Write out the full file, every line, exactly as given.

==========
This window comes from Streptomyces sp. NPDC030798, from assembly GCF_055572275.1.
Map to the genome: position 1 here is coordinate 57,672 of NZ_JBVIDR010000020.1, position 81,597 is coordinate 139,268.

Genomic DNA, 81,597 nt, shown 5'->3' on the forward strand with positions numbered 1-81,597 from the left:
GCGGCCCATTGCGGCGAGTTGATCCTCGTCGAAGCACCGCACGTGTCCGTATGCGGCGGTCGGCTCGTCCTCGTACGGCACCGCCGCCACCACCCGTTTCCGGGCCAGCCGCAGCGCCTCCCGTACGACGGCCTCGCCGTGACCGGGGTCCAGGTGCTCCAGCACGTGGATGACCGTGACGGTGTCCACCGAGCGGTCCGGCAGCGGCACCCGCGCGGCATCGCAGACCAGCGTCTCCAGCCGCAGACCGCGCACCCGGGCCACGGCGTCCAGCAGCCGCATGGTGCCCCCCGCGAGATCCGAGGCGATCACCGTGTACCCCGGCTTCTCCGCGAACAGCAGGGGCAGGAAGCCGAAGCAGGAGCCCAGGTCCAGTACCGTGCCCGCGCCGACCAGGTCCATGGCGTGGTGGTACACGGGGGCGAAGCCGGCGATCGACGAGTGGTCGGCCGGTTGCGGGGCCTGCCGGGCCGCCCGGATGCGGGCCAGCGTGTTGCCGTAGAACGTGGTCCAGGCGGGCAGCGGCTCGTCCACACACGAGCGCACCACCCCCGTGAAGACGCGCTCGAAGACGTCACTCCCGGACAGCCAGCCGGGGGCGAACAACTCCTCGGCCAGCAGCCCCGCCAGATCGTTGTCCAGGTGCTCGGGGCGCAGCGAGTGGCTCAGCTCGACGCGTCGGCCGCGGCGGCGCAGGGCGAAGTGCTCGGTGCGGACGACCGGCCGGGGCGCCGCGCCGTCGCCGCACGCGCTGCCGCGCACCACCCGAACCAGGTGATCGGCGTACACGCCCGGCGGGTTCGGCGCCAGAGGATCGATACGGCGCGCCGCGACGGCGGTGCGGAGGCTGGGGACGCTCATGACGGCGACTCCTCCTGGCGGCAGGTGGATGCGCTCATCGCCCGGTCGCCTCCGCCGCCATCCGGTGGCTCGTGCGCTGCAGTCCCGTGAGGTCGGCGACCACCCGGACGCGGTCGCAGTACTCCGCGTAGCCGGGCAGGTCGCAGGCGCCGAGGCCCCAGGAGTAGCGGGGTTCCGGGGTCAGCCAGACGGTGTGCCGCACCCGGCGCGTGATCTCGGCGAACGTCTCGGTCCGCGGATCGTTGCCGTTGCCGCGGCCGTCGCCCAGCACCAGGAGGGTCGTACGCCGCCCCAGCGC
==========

This window comes from Streptomyces sp. NPDC030798, from assembly GCF_055572275.1.
Map to the genome: position 1 here is coordinate 57,672 of NZ_JBVIDR010000020.1, position 81,597 is coordinate 139,268.

Genomic DNA, 81,597 nt, shown 5'->3' on the forward strand with positions numbered 1-81,597 from the left:
GCGGCCCATTGCGGCGAGTTGATCCTCGTCGAAGCACCGCACGTGTCCGTATGCGGCGGTCGGCTCGTCCTCGTACGGCACCGCCGCCACCACCCGTTTCCGGGCCAGCCGCAGCGCCTCCCGTACGACGGCCTCGCCGTGACCGGGGTCCAGGTGCTCCAGCACGTGGATGACCGTGACGGTGTCCACCGAGCGGTCCGGCAGCGGCACCCGCGCGGCATCGCAGACCAGCGTCTCCAGCCGCAGACCGCGCACCCGGGCCACGGCGTCCAGCAGCCGCATGGTGCCCCCCGCGAGATCCGAGGCGATCACCGTGTACCCCGGCTTCTCCGCGAACAGCAGGGGCAGGAAGCCGAAGCAGGAGCCCAGGTCCAGTACCGTGCCCGCGCCGACCAGGTCCATGGCGTGGTGGTACACGGGGGCGAAGCCGGCGATCGACGAGTGGTCGGCCGGTTGCGGGGCCTGCCGGGCCGCCCGGATGCGGGCCAGCGTGTTGCCGTAGAACGTGGTCCAGGCGGGCAGCGGCTCGTCCACACACGAGCGCACCACCCCCGTGAAGACGCGCTCGAAGACGTCACTCCCGGACAGCCAGCCGGGGGCGAACAACTCCTCGGCCAGCAGCCCCGCCAGATCGTTGTCCAGGTGCTCGGGGCGCAGCGAGTGGCTCAGCTCGACGCGTCGGCCGCGGCGGCGCAGGGCGAAGTGCTCGGTGCGGACGACCGGCCGGGGCGCCGCGCCGTCGCCGCACGCGCTGCCGCGCACCACCCGAACCAGGTGATCGGCGTACACGCCCGGCGGGTTCGGCGCCAGAGGATCGATACGGCGCGCCGCGACGGCGGTGCGGAGGCTGGGGACGCTCATGACGGCGACTCCTCCTGGCGGCAGGTGGATGCGCTCATCGCCCGGTCGCCTCCGCCGCCATCCGGTGGCTCGTGCGCTGCAGTCCCGTGAGGTCGGCGACCACCCGGACGCGGTCGCAGTACTCCGCGTAGCCGGGCAGGTCGCAGGCGCCGAGGCCCCAGGAGTAGCGGGGTTCCGGGGTCAGCCAGACGGTGTGCCGCACCCGGCGCGTGATCTCGGCGAACGTCTCGGTCCGCGGATCGTTGCCGTTGCCGCGGCCGTCGCCCAGCACCAGGAGGGTCGTACGCCGCCCCAGCGC